{¶ 8} In contrast, Dussell's claim rests on an October 1990 affidavit for a warrant to search Dussell's apartment. The affidavit indicated that Dussell was identified as the perpetrator of the October 1990 rape and kidnapping when his victim picked him out of a group of "photographs of sex offenders." Contrary to Dussell's assertions, this reference does not equate to a sex-offender classification within the meaning of former R.C. 2950.01. Furthermore, no credible evidence in the record supports Dussell's allegation that his parole officer registered him in August 1990 as a sex offender. In sum, Dussell has not set forth any specific facts or evidence that contradicts Lakewood's evidence. Thus, the court of appeals did not err in granting Lakewood's motion for summary judgment.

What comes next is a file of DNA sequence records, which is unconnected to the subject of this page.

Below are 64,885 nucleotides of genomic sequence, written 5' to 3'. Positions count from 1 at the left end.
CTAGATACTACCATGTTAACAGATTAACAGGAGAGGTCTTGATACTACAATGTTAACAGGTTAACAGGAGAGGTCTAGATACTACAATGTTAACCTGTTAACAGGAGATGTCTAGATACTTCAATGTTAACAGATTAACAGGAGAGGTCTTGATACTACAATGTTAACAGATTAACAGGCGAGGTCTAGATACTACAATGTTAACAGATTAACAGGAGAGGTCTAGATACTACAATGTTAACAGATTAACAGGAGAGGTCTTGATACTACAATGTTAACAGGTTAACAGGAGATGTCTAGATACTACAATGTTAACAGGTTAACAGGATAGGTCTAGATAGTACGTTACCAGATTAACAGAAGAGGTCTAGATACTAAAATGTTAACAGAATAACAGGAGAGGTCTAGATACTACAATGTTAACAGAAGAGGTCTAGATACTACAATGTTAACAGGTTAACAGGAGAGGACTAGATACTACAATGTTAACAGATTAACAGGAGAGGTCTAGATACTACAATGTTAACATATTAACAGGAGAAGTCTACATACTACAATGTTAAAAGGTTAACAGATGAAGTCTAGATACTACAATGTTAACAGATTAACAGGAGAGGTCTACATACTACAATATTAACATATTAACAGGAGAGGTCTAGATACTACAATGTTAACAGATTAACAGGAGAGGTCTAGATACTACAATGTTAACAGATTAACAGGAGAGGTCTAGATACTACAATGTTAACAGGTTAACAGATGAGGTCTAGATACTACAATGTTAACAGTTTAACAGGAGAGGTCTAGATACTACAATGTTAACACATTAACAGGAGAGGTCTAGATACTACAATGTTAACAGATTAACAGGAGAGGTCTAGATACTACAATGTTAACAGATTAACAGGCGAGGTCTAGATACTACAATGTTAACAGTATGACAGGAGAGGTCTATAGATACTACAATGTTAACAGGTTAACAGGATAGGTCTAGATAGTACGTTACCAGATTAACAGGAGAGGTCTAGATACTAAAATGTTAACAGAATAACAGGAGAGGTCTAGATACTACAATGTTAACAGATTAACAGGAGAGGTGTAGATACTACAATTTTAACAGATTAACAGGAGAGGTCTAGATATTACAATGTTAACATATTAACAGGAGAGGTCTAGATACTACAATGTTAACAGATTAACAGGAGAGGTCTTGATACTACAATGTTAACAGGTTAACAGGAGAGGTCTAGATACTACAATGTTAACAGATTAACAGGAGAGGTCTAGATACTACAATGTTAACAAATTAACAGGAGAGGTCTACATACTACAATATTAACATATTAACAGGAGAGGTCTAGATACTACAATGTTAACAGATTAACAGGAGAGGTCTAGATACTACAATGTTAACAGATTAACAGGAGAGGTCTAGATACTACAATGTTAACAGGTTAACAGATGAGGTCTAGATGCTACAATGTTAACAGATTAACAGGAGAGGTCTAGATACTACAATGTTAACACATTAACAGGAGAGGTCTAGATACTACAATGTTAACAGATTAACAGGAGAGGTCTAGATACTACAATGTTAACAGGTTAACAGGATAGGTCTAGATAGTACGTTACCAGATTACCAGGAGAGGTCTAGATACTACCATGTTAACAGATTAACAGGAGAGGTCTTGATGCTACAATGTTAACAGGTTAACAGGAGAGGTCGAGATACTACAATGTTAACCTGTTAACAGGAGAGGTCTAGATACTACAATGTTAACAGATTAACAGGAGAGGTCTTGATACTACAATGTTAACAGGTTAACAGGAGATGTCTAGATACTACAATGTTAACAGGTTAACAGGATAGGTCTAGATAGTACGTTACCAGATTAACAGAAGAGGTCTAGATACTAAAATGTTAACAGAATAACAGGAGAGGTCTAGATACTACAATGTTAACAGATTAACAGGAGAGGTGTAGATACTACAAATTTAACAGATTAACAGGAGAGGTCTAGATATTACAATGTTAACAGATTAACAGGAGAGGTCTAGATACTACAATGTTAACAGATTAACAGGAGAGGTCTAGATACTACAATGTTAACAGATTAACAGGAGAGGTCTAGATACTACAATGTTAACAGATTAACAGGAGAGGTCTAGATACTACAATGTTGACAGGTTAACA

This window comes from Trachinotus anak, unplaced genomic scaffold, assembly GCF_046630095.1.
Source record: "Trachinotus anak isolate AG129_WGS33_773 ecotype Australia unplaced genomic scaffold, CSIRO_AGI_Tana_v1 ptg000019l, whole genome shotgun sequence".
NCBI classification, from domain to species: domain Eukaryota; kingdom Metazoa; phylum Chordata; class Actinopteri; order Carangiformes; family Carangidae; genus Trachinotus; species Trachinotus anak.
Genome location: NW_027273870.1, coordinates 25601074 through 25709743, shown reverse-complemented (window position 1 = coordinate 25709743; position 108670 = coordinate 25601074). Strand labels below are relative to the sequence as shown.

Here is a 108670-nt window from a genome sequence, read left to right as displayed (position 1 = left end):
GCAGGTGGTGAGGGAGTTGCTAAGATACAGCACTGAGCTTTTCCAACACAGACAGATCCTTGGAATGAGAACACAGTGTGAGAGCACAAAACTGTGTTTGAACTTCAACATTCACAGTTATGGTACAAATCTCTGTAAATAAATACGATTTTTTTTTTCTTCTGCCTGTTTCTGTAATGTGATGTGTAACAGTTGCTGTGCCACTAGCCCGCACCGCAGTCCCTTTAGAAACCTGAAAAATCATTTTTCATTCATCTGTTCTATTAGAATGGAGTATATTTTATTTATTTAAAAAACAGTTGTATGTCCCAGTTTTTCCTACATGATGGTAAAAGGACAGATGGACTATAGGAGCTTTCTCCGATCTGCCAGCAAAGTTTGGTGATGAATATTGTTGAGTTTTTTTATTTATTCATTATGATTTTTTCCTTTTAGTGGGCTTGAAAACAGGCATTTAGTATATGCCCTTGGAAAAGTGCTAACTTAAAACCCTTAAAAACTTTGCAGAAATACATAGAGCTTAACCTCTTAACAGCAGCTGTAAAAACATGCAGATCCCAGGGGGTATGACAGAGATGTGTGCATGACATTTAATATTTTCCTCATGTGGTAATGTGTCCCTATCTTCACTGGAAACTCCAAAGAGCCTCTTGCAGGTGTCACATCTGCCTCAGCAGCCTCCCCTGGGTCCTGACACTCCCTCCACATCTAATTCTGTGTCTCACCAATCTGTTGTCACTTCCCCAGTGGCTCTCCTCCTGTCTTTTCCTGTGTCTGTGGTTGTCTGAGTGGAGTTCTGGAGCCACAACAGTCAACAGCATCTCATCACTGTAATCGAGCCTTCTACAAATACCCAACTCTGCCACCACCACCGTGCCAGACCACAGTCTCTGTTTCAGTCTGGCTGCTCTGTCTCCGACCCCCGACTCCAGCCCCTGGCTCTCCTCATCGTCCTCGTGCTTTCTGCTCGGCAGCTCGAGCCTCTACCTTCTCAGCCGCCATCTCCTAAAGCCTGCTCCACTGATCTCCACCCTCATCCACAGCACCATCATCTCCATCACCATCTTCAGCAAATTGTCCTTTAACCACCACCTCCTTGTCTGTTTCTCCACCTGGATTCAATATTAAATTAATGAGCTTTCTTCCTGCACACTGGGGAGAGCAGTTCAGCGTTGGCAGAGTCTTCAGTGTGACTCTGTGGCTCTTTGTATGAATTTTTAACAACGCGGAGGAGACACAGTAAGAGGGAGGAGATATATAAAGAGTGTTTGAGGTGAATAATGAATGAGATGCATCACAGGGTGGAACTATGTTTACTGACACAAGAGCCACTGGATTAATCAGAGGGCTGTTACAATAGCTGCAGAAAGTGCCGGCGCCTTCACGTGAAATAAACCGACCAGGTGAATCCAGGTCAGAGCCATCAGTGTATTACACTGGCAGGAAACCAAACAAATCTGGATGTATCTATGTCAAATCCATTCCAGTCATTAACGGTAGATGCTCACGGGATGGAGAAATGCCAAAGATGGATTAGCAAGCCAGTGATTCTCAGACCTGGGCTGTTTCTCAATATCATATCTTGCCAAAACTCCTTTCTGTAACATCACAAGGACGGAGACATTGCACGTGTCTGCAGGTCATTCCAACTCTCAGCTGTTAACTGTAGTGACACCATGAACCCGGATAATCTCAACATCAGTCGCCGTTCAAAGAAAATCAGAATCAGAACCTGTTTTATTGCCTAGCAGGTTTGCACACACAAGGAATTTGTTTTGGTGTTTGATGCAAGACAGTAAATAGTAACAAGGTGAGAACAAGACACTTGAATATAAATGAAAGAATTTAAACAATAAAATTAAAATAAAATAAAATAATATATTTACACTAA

{¶ 9} Second, Dussell is not being deprived of life, liberty, or property as a result of the alleged erroneous classification. Dussell has not shown that prison officials relied upon any erroneous sex-offender classification from Lakewood, or elsewhere, to his detriment. Thus, he cannot invoke the Due Process Clause in order to have Lakewood's files modified. See State ex rel. Fain v. Summit Cty. Adult Probation Dept. (1995), 71 Ohio St.3d 658, 659, 646 N.E.2d 1113; State ex rel. Hattie v. Goldhardt (1994), 69 Ohio St.3d 123, 125-126, 630 N.E.2d 696.

{¶ 10} Accordingly, we affirm the judgment of the court of appeals.

Judgment affirmed.

Moyer, C.J., Resnick, F.E. Sweeney, Pfeifer, Lundberg Stratton and O'Connor, JJ., concur.

O'Donnell, J., not participating.

Summaries of

State ex Rel. Dussell v. Lakewood Police Dept

Supreme Court of Ohio
Jul 23, 2003
2003 Ohio 3652 (Ohio 2003)
Case details for

State ex Rel. Dussell v. Lakewood Police Dept

Case Details

Full title:The State ex rel.] Dussell, Appellant, v. Lakewood Police Department…

Court:Supreme Court of Ohio

Date published: Jul 23, 2003


2003 Ohio 3652 (Ohio 2003)
2003 Ohio 3652
791 N.E.2d 456